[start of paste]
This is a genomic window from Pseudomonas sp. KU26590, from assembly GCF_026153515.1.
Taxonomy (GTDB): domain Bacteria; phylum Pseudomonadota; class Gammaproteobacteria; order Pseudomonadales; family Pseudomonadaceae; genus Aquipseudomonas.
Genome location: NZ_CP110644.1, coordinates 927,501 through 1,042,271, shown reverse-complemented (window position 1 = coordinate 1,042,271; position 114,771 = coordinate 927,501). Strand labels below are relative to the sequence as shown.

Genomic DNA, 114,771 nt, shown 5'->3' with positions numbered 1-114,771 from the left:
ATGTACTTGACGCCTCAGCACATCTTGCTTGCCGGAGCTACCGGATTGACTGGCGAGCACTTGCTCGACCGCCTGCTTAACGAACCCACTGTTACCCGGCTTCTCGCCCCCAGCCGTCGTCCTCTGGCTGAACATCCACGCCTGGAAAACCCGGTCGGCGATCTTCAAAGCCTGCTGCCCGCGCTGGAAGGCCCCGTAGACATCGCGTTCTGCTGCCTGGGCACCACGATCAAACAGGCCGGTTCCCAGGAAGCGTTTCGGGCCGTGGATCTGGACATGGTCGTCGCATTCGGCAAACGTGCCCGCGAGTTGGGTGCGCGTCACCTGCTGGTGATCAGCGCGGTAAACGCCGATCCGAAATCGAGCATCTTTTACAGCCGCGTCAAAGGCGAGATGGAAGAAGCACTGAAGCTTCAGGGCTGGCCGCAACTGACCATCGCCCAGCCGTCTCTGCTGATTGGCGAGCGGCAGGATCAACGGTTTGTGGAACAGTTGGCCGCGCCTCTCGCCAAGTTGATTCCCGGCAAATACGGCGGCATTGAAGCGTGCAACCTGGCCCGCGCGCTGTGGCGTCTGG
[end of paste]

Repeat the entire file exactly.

This is a genomic window from Pseudomonas sp. KU26590, from assembly GCF_026153515.1.
Taxonomy (GTDB): domain Bacteria; phylum Pseudomonadota; class Gammaproteobacteria; order Pseudomonadales; family Pseudomonadaceae; genus Aquipseudomonas.
Genome location: NZ_CP110644.1, coordinates 927,501 through 1,042,271, shown reverse-complemented (window position 1 = coordinate 1,042,271; position 114,771 = coordinate 927,501). Strand labels below are relative to the sequence as shown.

Genomic DNA, 114,771 nt, shown 5'->3' with positions numbered 1-114,771 from the left:
ATGTACTTGACGCCTCAGCACATCTTGCTTGCCGGAGCTACCGGATTGACTGGCGAGCACTTGCTCGACCGCCTGCTTAACGAACCCACTGTTACCCGGCTTCTCGCCCCCAGCCGTCGTCCTCTGGCTGAACATCCACGCCTGGAAAACCCGGTCGGCGATCTTCAAAGCCTGCTGCCCGCGCTGGAAGGCCCCGTAGACATCGCGTTCTGCTGCCTGGGCACCACGATCAAACAGGCCGGTTCCCAGGAAGCGTTTCGGGCCGTGGATCTGGACATGGTCGTCGCATTCGGCAAACGTGCCCGCGAGTTGGGTGCGCGTCACCTGCTGGTGATCAGCGCGGTAAACGCCGATCCGAAATCGAGCATCTTTTACAGCCGCGTCAAAGGCGAGATGGAAGAAGCACTGAAGCTTCAGGGCTGGCCGCAACTGACCATCGCCCAGCCGTCTCTGCTGATTGGCGAGCGGCAGGATCAACGGTTTGTGGAACAGTTGGCCGCGCCTCTCGCCAAGTTGATTCCCGGCAAATACGGCGGCATTGAAGCGTGCAACCTGGCCCGCGCGCTGTGGCGTCTGG